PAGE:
NIU’s annual STEMfest will once again welcome budding scientists and curious visitors of all ages. On Saturday, Oct. 21, the Midwest’s premier festival for celebrating science, technology, engineering and math will return to the NIU Convocation Center from 10 a.m. to 5 p.m.
Many of the crowd’s favorite exhibits from previous years will be returning, including the hands-on laser lab, the Haunted Physics Lab and the newly updated bowling ball pendulum, which demonstrates conservation of energy.
STEMfest will debut some exciting new exhibits, including a crime scene booth to introduce visitors to innovations in forensic science, which will be provided by this year’s largest sponsor, Thermo Fisher Scientific.
Adults and children of all ages will find something engaging and informative at STEMfest.
“Many of the exhibits offer activities for multiple ages,” says Pati Sievert, director of NIU STEM Outreach. “While a child checks out the driver’s seat and controls of the formula one racer, his older sibling could be chatting with the NIU student-builders about opportunities at NIU.”
BLOCKfest® — an interactive building block experience for ages 8 months to 8 years — will capture the imagination of the youngest visitors. And the author and expert talks on the south lobby stage will attract older students, parents and grandparents.
Featured speakers include author Nancy Cavanaugh (Elsie Mae Has Something to Say, This Journal Belongs to Ratchet) and author Candace Fleming (Ben Franklin’s in My Bathroom, Giant Squid), illustrator Eric Rohmann (Giant Squid, Time Flies) and NIU’s own Gillian King Cargile, author of the Stuffed Bunny Science Adventure Series. NIU geography professor Walker Ashley will present a talk about tracking tornados. Additional speakers and a schedule of their talks will be available on the STEMfest website (www.stemfest.niu.edu).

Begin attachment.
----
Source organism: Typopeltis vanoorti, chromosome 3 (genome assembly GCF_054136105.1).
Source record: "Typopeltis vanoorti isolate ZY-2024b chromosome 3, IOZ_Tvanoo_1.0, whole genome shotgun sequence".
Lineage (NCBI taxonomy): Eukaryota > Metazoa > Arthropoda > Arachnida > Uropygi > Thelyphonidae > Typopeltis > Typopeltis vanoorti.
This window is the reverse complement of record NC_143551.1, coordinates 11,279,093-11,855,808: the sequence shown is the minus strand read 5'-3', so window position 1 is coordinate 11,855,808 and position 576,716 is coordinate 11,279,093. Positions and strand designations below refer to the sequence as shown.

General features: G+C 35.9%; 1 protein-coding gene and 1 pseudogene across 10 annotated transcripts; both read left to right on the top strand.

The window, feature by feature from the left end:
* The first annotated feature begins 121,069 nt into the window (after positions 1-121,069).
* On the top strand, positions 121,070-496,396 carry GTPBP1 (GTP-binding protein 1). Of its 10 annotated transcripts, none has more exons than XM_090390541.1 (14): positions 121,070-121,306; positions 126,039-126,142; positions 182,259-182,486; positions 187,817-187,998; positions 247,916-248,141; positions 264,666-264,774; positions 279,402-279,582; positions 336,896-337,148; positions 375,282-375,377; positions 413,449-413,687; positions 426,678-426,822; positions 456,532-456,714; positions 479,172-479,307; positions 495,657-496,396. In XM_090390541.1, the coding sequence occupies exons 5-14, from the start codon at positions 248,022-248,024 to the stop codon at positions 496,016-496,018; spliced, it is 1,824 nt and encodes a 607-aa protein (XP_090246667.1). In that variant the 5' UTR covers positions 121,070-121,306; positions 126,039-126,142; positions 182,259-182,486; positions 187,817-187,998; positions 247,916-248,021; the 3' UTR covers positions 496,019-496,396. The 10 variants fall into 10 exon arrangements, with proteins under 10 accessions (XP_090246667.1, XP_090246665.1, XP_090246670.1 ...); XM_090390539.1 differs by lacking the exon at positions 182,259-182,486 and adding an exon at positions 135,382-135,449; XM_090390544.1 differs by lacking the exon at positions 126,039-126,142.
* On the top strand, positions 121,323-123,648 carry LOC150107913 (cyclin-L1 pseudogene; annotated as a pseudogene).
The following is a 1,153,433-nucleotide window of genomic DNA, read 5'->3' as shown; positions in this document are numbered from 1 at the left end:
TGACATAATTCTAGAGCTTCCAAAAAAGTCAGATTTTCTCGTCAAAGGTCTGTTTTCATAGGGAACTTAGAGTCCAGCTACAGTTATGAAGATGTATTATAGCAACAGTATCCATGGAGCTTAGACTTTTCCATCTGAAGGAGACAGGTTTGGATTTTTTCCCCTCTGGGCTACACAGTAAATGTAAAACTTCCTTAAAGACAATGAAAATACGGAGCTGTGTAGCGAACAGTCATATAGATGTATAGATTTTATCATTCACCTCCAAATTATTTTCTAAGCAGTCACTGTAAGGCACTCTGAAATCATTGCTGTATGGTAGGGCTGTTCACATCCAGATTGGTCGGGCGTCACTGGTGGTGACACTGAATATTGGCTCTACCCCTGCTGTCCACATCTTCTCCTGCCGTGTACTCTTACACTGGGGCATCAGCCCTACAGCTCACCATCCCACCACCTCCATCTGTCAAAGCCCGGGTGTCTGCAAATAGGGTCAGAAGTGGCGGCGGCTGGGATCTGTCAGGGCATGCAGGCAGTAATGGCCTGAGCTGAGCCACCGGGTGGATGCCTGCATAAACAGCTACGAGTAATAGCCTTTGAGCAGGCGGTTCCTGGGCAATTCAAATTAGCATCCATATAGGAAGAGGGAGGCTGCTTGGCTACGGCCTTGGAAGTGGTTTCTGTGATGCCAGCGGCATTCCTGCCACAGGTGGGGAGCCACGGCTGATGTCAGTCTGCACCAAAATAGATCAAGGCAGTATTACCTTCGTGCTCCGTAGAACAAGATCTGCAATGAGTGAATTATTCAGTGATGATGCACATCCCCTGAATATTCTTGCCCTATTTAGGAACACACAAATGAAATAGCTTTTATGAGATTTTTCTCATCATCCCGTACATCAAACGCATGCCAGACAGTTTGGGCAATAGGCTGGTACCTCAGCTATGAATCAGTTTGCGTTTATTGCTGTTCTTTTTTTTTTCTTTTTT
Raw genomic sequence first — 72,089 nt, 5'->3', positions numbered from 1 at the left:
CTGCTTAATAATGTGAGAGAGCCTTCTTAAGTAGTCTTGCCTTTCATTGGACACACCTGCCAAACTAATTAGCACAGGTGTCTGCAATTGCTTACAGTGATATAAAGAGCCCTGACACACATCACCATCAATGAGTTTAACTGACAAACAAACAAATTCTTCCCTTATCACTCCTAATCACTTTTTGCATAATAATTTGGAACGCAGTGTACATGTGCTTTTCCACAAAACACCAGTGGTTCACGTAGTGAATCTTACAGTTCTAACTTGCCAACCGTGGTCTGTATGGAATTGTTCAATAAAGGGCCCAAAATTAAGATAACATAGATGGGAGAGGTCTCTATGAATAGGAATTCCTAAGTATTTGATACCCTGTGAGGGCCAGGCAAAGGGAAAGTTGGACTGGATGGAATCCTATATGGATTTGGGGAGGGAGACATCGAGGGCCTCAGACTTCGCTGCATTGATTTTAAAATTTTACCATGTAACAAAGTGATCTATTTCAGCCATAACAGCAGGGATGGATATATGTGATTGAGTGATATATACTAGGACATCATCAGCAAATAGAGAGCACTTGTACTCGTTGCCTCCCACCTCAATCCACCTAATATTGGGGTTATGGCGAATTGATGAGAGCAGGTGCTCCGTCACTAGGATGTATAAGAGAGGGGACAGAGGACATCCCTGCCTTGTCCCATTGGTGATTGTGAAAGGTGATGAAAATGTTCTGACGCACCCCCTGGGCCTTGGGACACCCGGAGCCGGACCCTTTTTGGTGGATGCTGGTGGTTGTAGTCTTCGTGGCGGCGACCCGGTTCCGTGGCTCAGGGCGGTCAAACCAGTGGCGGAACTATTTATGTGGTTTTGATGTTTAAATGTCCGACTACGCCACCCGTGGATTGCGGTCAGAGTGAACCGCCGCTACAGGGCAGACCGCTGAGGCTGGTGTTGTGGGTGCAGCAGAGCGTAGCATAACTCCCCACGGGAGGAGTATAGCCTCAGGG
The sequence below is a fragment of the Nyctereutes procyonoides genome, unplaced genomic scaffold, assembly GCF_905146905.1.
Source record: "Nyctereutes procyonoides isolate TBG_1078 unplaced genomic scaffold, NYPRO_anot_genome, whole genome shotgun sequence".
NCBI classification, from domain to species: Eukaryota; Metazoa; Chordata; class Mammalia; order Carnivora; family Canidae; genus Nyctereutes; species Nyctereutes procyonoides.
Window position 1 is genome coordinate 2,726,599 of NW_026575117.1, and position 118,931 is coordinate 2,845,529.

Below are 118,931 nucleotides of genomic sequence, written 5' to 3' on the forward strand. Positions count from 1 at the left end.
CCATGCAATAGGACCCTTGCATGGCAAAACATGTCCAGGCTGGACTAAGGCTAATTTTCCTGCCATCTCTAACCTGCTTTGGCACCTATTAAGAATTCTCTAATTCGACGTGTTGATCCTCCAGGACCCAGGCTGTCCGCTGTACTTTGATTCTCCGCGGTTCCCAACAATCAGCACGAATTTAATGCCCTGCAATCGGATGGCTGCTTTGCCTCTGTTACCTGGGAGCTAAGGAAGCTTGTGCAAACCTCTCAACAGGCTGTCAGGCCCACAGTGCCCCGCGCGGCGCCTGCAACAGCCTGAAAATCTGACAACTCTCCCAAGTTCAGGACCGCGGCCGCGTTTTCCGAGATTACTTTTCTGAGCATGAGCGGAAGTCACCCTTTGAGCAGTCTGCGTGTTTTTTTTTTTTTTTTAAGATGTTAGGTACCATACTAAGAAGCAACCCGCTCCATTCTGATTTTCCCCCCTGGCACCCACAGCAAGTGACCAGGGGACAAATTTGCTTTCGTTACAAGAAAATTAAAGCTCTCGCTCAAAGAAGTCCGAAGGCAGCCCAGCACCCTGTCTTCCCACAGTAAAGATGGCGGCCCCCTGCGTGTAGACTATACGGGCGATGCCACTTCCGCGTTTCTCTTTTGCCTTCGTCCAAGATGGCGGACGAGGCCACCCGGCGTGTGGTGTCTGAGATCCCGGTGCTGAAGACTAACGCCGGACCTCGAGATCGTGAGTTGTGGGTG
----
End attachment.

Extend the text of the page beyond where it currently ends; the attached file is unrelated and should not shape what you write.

STEMfest is a collaboration of NIU’s P-20 Center, STEM student groups and regional organizations, which come together to provide a unique experience to thousands of visitors each year. One such regional organization, QuarkNet, is a local collaboration of high schools, NIU and Fermilab, where high school students use particle detectors to track and research cosmic rays.
Hundreds of volunteers also pitch in to make STEMfest possible each year. Last year about 700 NIU student volunteers, including NIU senior Jasmine Carey, shared their scientific expertise with visitors. Carey says she volunteers at STEMfest year after year “because STEMfest shows that science, technology, engineering and math are not scary and these subjects can actually be fun. I always love the children’s faces when I tell them how their favorite exhibit works because of the STEM principles behind it.”
STEMfest also presents the opportunity for K-12 students to share their talents through the annual Science Video Competition and STEM Entrepreneurship Contest. The contest deadline is Oct. 10 and the winners will be announced at STEMfest. Contest details are available at http://www.stemfest.niu.edu/stemfest/what-to-do/competitions/.
“The overall feeling at STEMfest is one of wonder and excitement,” says Sievert. “The energy of the young people is contagious and I always see people of all ages truly engaged in the experience.”
This public event is free, including parking, and no advanced registration is required.